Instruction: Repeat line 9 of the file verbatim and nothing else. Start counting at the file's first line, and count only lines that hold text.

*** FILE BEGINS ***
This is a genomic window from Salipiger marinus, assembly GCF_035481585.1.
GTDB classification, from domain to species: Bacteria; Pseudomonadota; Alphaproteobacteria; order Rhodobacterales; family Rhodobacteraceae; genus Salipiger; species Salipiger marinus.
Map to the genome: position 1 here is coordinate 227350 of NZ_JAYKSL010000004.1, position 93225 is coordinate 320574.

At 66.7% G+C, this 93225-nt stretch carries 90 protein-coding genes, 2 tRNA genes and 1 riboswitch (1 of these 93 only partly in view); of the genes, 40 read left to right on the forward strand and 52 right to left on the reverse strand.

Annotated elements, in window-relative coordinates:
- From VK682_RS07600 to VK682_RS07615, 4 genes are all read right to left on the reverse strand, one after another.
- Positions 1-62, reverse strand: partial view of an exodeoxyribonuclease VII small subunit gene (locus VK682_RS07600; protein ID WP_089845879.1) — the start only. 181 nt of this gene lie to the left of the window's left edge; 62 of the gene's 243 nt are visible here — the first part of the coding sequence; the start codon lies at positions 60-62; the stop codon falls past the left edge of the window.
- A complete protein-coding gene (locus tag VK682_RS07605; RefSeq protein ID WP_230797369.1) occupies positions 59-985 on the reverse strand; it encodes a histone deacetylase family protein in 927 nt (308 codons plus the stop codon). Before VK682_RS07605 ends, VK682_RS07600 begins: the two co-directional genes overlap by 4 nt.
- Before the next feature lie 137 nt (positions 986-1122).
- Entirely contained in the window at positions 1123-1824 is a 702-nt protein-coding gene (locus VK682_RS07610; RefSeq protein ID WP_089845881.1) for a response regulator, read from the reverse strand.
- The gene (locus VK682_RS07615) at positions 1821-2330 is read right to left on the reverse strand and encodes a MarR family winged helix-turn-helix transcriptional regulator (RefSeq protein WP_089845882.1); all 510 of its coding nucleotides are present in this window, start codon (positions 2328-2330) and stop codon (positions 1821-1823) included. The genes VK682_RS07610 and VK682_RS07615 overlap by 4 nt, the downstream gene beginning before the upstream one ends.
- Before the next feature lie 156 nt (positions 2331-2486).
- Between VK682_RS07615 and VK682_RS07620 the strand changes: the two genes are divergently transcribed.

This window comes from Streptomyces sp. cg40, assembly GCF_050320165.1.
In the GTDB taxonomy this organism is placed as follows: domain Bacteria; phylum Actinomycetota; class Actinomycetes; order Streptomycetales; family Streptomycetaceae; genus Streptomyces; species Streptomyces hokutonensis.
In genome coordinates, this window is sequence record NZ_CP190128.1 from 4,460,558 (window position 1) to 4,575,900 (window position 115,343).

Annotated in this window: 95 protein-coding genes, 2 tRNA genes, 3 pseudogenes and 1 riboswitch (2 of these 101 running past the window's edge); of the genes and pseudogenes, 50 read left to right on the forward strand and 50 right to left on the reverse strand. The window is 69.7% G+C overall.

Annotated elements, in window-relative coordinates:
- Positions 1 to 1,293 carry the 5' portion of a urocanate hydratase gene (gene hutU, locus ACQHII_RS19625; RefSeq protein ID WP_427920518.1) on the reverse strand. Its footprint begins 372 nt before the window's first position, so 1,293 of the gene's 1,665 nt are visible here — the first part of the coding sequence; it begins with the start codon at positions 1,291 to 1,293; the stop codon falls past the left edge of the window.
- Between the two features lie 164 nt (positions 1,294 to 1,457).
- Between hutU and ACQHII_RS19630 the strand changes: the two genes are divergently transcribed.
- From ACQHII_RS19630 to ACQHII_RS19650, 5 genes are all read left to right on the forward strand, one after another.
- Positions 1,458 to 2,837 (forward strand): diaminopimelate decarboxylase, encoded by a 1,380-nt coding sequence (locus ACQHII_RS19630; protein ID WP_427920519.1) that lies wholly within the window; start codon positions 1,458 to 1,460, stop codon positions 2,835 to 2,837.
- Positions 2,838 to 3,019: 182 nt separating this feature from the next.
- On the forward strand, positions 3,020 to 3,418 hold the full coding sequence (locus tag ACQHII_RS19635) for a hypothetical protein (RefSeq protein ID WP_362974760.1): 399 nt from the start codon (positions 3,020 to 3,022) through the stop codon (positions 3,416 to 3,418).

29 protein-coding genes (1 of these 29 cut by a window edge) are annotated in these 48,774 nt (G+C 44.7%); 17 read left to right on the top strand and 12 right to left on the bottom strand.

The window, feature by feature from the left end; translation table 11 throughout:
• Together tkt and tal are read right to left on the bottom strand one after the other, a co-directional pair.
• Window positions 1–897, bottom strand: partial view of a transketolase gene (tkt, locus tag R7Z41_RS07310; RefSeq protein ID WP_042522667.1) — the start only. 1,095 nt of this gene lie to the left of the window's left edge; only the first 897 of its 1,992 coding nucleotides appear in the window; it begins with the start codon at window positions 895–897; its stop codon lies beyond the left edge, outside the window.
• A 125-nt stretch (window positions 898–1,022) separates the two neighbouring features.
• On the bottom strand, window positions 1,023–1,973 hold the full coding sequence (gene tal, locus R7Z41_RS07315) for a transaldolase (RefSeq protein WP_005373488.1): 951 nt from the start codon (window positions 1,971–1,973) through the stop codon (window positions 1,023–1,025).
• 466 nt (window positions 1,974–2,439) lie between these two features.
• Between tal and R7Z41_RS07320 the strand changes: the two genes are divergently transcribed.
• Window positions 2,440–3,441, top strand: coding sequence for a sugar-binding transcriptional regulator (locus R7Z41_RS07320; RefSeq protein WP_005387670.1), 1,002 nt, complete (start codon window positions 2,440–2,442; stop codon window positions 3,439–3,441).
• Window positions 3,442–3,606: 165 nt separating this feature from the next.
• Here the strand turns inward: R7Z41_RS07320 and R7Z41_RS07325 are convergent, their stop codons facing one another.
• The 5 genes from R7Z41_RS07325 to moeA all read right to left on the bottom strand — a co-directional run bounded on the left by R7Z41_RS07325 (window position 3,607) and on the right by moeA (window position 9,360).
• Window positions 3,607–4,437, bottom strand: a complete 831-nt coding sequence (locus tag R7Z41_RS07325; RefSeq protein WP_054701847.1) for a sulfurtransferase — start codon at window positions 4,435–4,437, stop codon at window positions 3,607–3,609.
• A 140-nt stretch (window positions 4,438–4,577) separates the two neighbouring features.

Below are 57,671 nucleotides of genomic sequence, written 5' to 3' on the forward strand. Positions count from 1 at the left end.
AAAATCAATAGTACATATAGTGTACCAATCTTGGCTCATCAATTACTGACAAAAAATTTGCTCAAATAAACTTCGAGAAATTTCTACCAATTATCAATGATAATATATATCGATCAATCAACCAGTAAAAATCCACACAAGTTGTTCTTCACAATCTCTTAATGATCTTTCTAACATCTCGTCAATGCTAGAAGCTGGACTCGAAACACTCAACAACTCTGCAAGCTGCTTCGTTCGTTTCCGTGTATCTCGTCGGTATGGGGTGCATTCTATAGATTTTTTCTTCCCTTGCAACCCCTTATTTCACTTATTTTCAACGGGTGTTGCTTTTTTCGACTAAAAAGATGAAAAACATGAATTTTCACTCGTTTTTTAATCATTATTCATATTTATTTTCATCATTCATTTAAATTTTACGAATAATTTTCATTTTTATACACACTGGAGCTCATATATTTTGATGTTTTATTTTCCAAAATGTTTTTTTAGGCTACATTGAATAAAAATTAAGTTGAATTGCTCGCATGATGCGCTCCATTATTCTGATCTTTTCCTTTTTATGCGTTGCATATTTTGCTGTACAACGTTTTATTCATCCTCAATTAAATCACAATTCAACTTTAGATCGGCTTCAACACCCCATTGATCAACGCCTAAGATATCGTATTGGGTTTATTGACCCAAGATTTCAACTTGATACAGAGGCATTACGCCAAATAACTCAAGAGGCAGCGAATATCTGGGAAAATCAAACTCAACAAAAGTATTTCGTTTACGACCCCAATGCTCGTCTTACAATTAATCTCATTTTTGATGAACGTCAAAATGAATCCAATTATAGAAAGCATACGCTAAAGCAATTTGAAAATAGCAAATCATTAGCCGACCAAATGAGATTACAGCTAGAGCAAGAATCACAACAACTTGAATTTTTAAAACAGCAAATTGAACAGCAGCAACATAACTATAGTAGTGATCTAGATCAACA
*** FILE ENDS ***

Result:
- Before the next feature lie 137 nt (positions 986-1122).